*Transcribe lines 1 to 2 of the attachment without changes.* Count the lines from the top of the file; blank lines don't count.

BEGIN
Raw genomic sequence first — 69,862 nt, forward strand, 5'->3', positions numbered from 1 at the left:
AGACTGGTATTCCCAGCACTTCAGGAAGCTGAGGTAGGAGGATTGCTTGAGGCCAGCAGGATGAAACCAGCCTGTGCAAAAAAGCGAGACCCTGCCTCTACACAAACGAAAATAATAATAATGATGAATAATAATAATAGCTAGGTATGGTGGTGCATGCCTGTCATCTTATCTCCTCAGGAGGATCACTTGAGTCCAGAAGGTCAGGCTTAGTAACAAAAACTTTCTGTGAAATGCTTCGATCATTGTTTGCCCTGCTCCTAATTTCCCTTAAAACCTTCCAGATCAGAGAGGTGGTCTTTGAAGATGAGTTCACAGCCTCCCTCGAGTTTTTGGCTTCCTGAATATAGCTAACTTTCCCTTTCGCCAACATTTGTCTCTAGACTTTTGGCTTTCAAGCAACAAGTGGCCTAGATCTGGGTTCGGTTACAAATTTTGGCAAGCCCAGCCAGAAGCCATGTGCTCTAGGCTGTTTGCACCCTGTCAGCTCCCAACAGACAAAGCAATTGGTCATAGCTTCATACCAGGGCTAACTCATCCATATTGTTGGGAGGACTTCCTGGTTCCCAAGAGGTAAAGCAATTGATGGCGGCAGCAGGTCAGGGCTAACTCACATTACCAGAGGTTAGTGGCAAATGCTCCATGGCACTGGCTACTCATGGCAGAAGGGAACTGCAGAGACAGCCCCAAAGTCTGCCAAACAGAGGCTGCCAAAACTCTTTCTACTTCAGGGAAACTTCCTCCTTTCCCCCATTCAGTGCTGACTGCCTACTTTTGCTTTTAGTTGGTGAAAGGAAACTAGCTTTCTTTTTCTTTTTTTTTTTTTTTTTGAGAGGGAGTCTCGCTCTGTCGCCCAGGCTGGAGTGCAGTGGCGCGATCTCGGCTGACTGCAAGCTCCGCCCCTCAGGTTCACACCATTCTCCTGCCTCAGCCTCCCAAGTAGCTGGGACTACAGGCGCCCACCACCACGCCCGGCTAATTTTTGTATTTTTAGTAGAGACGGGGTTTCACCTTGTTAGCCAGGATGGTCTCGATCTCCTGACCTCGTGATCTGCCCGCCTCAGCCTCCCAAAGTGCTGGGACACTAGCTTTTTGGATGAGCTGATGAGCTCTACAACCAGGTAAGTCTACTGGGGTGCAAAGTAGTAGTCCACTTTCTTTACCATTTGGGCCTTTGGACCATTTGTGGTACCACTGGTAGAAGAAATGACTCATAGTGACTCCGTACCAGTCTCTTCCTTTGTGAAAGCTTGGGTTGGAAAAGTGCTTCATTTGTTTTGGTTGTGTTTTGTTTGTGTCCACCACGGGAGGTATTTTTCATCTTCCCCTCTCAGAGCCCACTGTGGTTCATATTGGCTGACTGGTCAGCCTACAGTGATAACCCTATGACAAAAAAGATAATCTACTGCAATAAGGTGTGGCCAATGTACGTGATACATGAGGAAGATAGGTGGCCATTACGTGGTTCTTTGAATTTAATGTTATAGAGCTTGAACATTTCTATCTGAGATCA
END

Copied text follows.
Raw genomic sequence first — 69,862 nt, forward strand, 5'->3', positions numbered from 1 at the left:
AGACTGGTATTCCCAGCACTTCAGGAAGCTGAGGTAGGAGGATTGCTTGAGGCCAGCAGGATGAAACCAGCCTGTGCAAAAAAGCGAGACCCTGCCTCTACACAAACGAAAATAATAATAATGATGAATAATAATAATAGCTAGGTATGGTGGTGCATGCCTGTCATCTTATCTCCTCAGGAGGATCACTTGAGTCCAGAAGGTCAGGCTTAGTAACAAAAACTTTCTGTGAAATGCTTCGATCATTGTTTGCCCTGCTCCTAATTTCCCTTAAAACCTTCCAGATCAGAGAGGTGGTCTTTGAAGATGAGTTCACAGCCTCCCTCGAGTTTTTGGCTTCCTGAATATAGCTAACTTTCCCTTTCGCCAACATTTGTCTCTAGACTTTTGGCTTTCAAGCAACAAGTGGCCTAGATCTGGGTTCGGTTACAAATTTTGGCAAGCCCAGCCAGAAGCCATGTGCTCTAGGCTGTTTGCACCCTGTCAGCTCCCAACAGACAAAGCAATTGGTCATAGCTTCATACCAGGGCTAACTCATCCATATTGTTGGGAGGACTTCCTGGTTCCCAAGAGGTAAAGCAATTGATGGCGGCAGCAGGTCAGGGCTAACTCACATTACCAGAGGTTAGTGGCAAATGCTCCATGGCACTGGCTACTCATGGCAGAAGGGAACTGCAGAGACAGCCCCAAAGTCTGCCAAACAGAGGCTGCCAAAACTCTTTCTACTTCAGGGAAACTTCCTCCTTTCCCCCATTCAGTGCTGACTGCCTACTTTTGCTTTTAGTTGGTGAAAGGAAACTAGCTTTCTTTTTCTTTTTTTTTTTTTTTTTGAGAGGGAGTCTCGCTCTGTCGCCCAGGCTGGAGTGCAGTGGCGCGATCTCGGCTGACTGCAAGCTCCGCCCCTCAGGTTCACACCATTCTCCTGCCTCAGCCTCCCAAGTAGCTGGGACTACAGGCGCCCACCACCACGCCCGGCTAATTTTTGTATTTTTAGTAGAGACGGGGTTTCACCTTGTTAGCCAGGATGGTCTCGATCTCCTGACCTCGTGATCTGCCCGCCTCAGCCTCCCAAAGTGCTGGGACACTAGCTTTTTGGATGAGCTGATGAGCTCTACAACCAGGTAAGTCTACTGGGGTGCAAAGTAGTAGTCCACTTTCTTTACCATTTGGGCCTTTGGACCATTTGTGGTACCACTGGTAGAAGAAATGACTCATAGTGACTCCGTACCAGTCTCTTCCTTTGTGAAAGCTTGGGTTGGAAAAGTGCTTCATTTGTTTTGGTTGTGTTTTGTTTGTGTCCACCACGGGAGGTATTTTTCATCTTCCCCTCTCAGAGCCCACTGTGGTTCATATTGGCTGACTGGTCAGCCTACAGTGATAACCCTATGACAAAAAAGATAATCTACTGCAATAAGGTGTGGCCAATGTACGTGATACATGAGGAAGATAGGTGGCCATTACGTGGTTCTTTGAATTTAATGTTATAGAGCTTGAACATTTCTATCTGAGATCA